Block on Trump's Asylum Ban Upheld by Supreme Court
Cell phone location data: Every time your phone pings the nearest tower, there is a record. Ever see a movie where they track a person using their cell phone? This is that, and no GPS chip is required. Sure, it's not as accurate, but it does say the defendant was in the general area of the crime.
That's what happened to Quartavious Davis. The government used a court order under the Stored Communications Act to get his cell-phone records, which requires a lower showing than probable cause under the Fourth Amendment.
The Eleventh Circuit held that Davis had a reasonable expectation of privacy in his location data, but will now give the case a second look with the full en banc treatment.
Privacy Interest in Location Data
The Eleventh Circuit, in a muddled opinion, held that individuals have a privacy interest in location data:
"[E]ven on a person's first visit to a gynecologist, a psychiatrist, a bookie, or a priest, one may assume that the visit is private if it was not conducted in a public way. One's cell phone, unlike an automobile, can accompany its owner anywhere. Thus, the exposure of the cell site location information can convert what would otherwise be a private event into a public one."
The panel relied upon a four-judge concurrence in United States v. Jones, a 2012 case in which the U.S. Supreme Court held that continuous GPS monitoring of a car could eventually become a search, when enough data points eventually build up to become a mosaic of one's life.
My colleague points out that in the government's petition, they argued that the "mosaic theory" is distinguishable, as in Jones, the GPS tracking happened in real-time (device to cops), while here, the data is transferred to a company and isn't even actual location data -- it's a list of towers that the phone connects to that can be used to approximate locations.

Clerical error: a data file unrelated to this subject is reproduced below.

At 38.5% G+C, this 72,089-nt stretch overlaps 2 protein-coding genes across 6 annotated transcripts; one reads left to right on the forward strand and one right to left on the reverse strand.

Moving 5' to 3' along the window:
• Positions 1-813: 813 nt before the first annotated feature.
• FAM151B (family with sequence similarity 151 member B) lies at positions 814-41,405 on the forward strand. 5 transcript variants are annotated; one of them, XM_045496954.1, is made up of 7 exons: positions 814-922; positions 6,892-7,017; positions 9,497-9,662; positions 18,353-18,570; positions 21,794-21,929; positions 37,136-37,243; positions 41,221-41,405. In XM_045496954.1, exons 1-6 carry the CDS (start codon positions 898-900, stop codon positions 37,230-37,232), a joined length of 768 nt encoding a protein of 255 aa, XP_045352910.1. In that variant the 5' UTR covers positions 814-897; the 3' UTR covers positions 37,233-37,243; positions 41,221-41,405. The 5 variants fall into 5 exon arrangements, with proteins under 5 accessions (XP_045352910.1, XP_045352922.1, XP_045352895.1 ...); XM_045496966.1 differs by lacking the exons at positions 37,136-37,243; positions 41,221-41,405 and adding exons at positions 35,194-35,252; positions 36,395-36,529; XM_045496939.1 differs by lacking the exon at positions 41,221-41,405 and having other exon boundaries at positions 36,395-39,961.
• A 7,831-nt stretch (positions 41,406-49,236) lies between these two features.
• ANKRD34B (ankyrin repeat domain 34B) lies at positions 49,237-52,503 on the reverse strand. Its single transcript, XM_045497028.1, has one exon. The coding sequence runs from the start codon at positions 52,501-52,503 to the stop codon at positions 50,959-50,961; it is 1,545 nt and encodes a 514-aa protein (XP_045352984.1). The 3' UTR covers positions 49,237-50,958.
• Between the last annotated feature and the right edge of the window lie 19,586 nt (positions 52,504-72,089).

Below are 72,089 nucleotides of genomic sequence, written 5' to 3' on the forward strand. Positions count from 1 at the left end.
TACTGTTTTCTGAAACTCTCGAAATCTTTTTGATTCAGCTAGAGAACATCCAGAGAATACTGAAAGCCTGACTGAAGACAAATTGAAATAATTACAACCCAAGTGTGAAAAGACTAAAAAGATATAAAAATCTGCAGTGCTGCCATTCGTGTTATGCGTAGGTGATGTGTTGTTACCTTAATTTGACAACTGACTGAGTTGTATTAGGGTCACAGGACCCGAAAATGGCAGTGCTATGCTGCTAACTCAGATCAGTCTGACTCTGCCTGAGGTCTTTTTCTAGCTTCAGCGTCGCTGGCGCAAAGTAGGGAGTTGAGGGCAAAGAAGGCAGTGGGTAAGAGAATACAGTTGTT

We'll see if that's enough of a distinction to persuade the en banc court, or if the looming circuit split does.
In 2013, the Fifth Circuit held that warrantless requests by the government were perfectly acceptable under the "third-party doctrine." (Dude voluntarily transmits his location data to the cell phone company. They are a third party. No expectation of privacy.)
The Eleventh Circuit's pro-privacy ruling created a split with the Fifth Circuit which, if it holds up, could be fodder for a future Supreme Court case.
In case you were wondering what happened to the defendant, he may be making history from a prison cell. Despite the Eleventh Circuit's holding, his sentence was upheld under a good faith doctrine. Something tells us that he couldn't care less about what happens to the appeal and the Fourth Amendment.